If It Ain’t Broke, Fix It

strategy

One of the sayings that we use when I facilitate communities for Leadership Network is: the hardest model to change is the one that works. When a system is working, the tendency is to keep that system the same until there is an indication that something is broke. The problem with that strategy is by the time the leaders have discovered there is a problem, it has been running off of the rails for a while.

We have to be constantly tweaking and changing our processes to meet new challenges. What worked last year or even last month, probably will not work the same now.

People’s needs change. Styles change. You change.

I am not saying that you need to completely blow up your systems every year, but you should take natural down times to examine and adjust if necessary.

We just had a very successful student camp. We will sit down with the leaders in a couple of weeks and look at what needs to be adjusted or changed to make it even more amazing next year.

We had over 80% of our adults in community groups last fall for the first time. We are working hard right now to tweak our connection strategies for this year so that it is even easier for people to jump into community.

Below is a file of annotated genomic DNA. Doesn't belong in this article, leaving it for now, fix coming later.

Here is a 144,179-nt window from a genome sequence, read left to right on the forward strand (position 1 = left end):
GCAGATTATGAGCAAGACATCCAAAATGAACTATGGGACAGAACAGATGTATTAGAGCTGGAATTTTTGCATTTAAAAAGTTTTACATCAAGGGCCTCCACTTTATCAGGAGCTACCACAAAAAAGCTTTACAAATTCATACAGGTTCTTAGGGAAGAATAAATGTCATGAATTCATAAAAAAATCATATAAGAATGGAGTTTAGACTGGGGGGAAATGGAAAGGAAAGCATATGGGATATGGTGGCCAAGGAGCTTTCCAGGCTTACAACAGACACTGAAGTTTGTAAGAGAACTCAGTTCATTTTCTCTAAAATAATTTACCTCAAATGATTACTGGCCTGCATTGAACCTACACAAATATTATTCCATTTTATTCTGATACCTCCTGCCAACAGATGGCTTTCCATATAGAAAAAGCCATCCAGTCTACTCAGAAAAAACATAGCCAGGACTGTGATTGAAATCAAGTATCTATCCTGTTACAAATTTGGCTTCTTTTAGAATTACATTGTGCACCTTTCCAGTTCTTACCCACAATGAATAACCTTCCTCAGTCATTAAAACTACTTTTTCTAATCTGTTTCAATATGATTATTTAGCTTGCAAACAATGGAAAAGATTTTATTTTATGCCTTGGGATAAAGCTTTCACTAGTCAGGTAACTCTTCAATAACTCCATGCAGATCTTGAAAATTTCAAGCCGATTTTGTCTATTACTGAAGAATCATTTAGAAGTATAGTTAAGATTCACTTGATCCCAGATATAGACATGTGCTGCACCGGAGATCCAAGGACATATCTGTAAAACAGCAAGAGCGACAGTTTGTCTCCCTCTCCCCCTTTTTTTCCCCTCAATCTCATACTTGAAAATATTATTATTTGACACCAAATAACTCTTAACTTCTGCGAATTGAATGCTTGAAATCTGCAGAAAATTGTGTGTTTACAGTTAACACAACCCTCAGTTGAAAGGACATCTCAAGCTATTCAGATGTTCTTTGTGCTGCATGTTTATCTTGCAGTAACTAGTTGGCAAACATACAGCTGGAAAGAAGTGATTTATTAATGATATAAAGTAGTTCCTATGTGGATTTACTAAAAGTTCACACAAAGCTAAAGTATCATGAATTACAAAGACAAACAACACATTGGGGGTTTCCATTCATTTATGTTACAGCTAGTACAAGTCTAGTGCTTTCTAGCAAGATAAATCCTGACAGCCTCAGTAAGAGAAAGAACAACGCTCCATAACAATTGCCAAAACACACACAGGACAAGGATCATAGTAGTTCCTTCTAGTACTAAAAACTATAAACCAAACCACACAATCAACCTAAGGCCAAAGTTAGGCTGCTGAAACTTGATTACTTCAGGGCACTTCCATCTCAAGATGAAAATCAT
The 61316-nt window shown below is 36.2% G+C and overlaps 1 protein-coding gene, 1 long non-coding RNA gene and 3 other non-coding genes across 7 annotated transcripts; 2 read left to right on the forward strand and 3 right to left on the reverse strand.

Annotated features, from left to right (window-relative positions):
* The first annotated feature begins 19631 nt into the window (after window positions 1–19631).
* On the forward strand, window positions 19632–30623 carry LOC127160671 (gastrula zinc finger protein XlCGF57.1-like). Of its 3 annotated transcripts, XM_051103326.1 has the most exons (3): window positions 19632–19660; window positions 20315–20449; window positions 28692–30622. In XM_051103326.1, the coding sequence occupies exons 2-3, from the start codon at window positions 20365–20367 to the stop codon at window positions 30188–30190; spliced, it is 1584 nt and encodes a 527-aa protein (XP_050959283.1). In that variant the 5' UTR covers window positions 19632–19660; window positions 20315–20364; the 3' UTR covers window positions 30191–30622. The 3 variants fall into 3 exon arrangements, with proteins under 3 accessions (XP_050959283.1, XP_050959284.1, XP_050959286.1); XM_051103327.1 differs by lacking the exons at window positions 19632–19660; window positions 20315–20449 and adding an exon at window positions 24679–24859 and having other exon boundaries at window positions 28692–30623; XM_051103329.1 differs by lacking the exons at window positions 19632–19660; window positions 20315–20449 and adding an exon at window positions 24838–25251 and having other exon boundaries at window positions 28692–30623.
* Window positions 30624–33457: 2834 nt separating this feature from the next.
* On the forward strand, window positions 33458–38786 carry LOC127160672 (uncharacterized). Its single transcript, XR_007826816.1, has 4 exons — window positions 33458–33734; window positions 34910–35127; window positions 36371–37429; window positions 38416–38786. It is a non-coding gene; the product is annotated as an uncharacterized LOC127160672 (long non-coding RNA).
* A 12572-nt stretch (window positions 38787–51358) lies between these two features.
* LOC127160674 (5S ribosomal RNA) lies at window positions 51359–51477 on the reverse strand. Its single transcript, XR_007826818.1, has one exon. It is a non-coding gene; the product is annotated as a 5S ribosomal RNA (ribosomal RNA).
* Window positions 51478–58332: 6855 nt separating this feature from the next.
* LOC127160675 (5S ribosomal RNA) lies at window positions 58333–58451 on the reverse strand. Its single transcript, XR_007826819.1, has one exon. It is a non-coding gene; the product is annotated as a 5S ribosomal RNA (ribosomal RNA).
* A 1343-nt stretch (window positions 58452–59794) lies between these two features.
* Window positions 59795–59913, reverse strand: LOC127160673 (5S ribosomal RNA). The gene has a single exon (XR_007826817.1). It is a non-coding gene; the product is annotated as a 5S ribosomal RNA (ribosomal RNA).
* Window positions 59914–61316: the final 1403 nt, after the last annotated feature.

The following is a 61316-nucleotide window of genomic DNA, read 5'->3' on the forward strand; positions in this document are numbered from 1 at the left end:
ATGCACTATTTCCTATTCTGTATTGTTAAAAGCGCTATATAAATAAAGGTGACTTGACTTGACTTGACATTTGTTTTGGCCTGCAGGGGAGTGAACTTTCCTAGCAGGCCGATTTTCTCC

When you sit down with your leadership team to plan out your next steps, don’t always just look for the things that are broken. Take some time to examine what is currently working well, and are there opportunities for it to work even better.

Share this:

About the author

Chris Surratt is a ministry consultant and coach with over twenty-three years of experience serving the local church. Chris served on the Executive Teams at Cross Point Church in Nashville, Tennessee, and Seacoast Church in Charleston, South Carolina. He is also the Discipleship and Small Group Specialist for LifeWay Christian Resources. Chris's first book, Small Groups For The Rest Of Us: How to Design Your Small Groups System to Reach the Fringes, was just released by Thomas Nelson.

2 comments on “If It Ain’t Broke, Fix It”

  1. Brent Dumler

    I love this post. When we stay ahead of the curve by regularly looking for needed changes, we greatly reduce the possibility of situations arising which will ‘force’ us to make changes quicker than we would like. I would much rather have 3-6 months to implement a change I’m not excited about than to be forced to make something happen in a month or less.

  2. Pingback: Top 5 Posts For June | ChrisSurratt.com

Comments are closed.